Police prepare to fire rubber bullets at protesters in Jeppestown.
JOHANNESBURG – A north Durban business association has given foreign nationals until tomorrow to shut their businesses and leave the area.
The association accuses foreign nationals of unfair business practices and suffocating township economies.
KwaZulu-Natal Premier Willies Mchunu met with the disgruntled association and the province&39;s Somali Community Council in KwaMashu on Tuesday.
They form part of the association operating in the lucrative INK area made up of Inanda, Ntuzuma and KwaMashu townships.
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“This is a long story. Since 2014, we’ve been meeting with different stakeholders, until we decided to write a letter asking them to leave peacefully. We gave them 14 days to shut down and leave. We could then plan how they come back, because their presence makes us unhappy. Each container has four people living in it. They sleep, bathe and do everything there. I believe that’s not right for a normal person’s life," said Northern Region Business Association Chair, Vusumuzi Msomi.
Msomi denied the group&39;s actions are xenophobic.
“If that’s the case, we wouldn’t have written this letter giving them a 14-day ultimatum. We would have done whatever we wanted to. We had many meetings with police and councillors, and everybody knows we want them to leave peacefully, shut down peacefully. So that we can negotiate properly how they come back in an orderly way. In a way, we&39;re helping the government here, because we&39;re local business people who employ South Africans. None of them employ South Africans.”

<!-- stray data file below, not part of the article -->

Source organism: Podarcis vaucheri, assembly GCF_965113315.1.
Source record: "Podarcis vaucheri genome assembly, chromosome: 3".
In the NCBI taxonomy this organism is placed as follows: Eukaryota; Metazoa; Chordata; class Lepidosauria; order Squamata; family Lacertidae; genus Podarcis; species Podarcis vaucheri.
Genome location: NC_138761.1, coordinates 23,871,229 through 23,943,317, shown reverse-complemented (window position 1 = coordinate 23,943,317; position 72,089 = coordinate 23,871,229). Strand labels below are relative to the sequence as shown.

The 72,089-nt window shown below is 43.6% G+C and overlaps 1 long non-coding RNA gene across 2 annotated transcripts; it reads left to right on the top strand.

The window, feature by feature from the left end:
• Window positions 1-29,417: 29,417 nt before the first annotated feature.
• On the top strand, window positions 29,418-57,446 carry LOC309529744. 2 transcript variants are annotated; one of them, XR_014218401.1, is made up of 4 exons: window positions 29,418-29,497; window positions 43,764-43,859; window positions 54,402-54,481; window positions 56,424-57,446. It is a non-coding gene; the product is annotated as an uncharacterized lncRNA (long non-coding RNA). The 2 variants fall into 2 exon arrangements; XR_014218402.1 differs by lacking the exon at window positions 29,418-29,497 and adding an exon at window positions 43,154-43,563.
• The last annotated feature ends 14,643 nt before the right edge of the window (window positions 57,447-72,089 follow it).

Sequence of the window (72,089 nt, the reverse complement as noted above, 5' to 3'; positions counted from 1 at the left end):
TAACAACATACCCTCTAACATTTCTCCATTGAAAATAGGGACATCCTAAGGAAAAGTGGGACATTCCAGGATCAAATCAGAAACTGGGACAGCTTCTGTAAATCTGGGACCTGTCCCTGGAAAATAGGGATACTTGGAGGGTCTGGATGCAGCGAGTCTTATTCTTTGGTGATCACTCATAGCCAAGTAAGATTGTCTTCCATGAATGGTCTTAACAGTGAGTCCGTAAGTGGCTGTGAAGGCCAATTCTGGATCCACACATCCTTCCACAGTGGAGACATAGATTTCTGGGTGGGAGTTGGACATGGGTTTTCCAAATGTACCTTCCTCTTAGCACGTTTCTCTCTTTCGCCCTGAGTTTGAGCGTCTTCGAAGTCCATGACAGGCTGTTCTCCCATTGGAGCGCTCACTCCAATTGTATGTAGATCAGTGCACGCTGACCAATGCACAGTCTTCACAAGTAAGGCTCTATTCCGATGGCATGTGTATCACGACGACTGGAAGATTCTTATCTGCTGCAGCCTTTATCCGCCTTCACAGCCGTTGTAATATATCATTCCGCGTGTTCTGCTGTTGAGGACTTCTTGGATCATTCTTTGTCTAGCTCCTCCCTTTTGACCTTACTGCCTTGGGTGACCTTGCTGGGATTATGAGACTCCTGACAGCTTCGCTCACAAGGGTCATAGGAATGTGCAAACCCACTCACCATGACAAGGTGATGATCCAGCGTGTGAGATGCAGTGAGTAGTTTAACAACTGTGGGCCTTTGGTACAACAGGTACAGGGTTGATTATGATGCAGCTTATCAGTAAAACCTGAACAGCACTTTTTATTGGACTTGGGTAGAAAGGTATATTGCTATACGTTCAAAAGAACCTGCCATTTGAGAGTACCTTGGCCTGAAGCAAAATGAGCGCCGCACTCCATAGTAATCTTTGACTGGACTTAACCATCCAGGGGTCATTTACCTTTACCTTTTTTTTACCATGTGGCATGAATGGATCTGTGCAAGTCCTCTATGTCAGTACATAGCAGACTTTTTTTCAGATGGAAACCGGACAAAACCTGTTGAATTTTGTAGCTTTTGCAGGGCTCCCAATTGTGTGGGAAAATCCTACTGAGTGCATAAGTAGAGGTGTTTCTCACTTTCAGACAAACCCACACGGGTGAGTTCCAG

But foreign-national business owners say the move is just business jealousy.
Ethiopian business owner, Jamal Andullahi, said: “We are running the business like any business people. We got no problem with the community itself. Our big problem is with the business association people. This is another way a competition over the business that’s the way I understand it.”
Given South Africa&39;s history of xenophobic attacks on foreign nationals, they feel unsafe.
“We need the provincial government to protect us as the refugees. We have been allowed to live in the country. We got basic right to live in the country. We, all who live in the township, we are legal in the country. We run the business fairly and helping the community,” said Andullahi.
KwaZulu-Natal&39;s provincial government says it’s concerned about the heightened tensions between local and foreign-national business people.
Mchunu says his government will continue to engage with affected stakeholders to ensure tolerance and social cohesion.